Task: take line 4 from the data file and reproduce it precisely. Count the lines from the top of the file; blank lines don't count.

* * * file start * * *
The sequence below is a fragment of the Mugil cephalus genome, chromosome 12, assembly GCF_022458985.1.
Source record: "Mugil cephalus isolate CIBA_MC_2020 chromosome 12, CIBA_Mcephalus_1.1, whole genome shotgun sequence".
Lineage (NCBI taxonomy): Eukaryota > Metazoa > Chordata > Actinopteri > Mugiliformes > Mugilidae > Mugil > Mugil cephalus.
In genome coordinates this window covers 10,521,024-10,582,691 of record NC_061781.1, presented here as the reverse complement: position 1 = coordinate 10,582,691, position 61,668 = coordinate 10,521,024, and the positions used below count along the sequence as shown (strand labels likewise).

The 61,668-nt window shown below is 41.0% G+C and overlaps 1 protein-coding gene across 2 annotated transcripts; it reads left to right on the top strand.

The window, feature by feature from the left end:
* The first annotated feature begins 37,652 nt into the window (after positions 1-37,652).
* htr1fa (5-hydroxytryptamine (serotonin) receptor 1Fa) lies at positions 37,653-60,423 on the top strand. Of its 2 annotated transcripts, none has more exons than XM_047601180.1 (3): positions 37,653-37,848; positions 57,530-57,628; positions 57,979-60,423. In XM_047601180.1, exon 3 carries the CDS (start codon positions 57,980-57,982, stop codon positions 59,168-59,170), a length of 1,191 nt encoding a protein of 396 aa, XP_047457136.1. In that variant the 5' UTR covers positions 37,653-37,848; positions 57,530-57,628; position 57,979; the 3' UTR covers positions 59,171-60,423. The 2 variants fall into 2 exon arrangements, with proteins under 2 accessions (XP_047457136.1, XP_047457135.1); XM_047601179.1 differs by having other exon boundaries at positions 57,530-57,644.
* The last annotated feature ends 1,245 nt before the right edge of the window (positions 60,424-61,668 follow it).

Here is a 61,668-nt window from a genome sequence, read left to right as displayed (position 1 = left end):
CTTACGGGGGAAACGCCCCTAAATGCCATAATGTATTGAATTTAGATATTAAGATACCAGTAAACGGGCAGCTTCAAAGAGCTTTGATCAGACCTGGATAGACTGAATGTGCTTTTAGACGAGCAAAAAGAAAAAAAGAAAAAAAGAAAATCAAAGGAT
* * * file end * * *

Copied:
In genome coordinates this window covers 10,521,024-10,582,691 of record NC_061781.1, presented here as the reverse complement: position 1 = coordinate 10,582,691, position 61,668 = coordinate 10,521,024, and the positions used below count along the sequence as shown (strand labels likewise).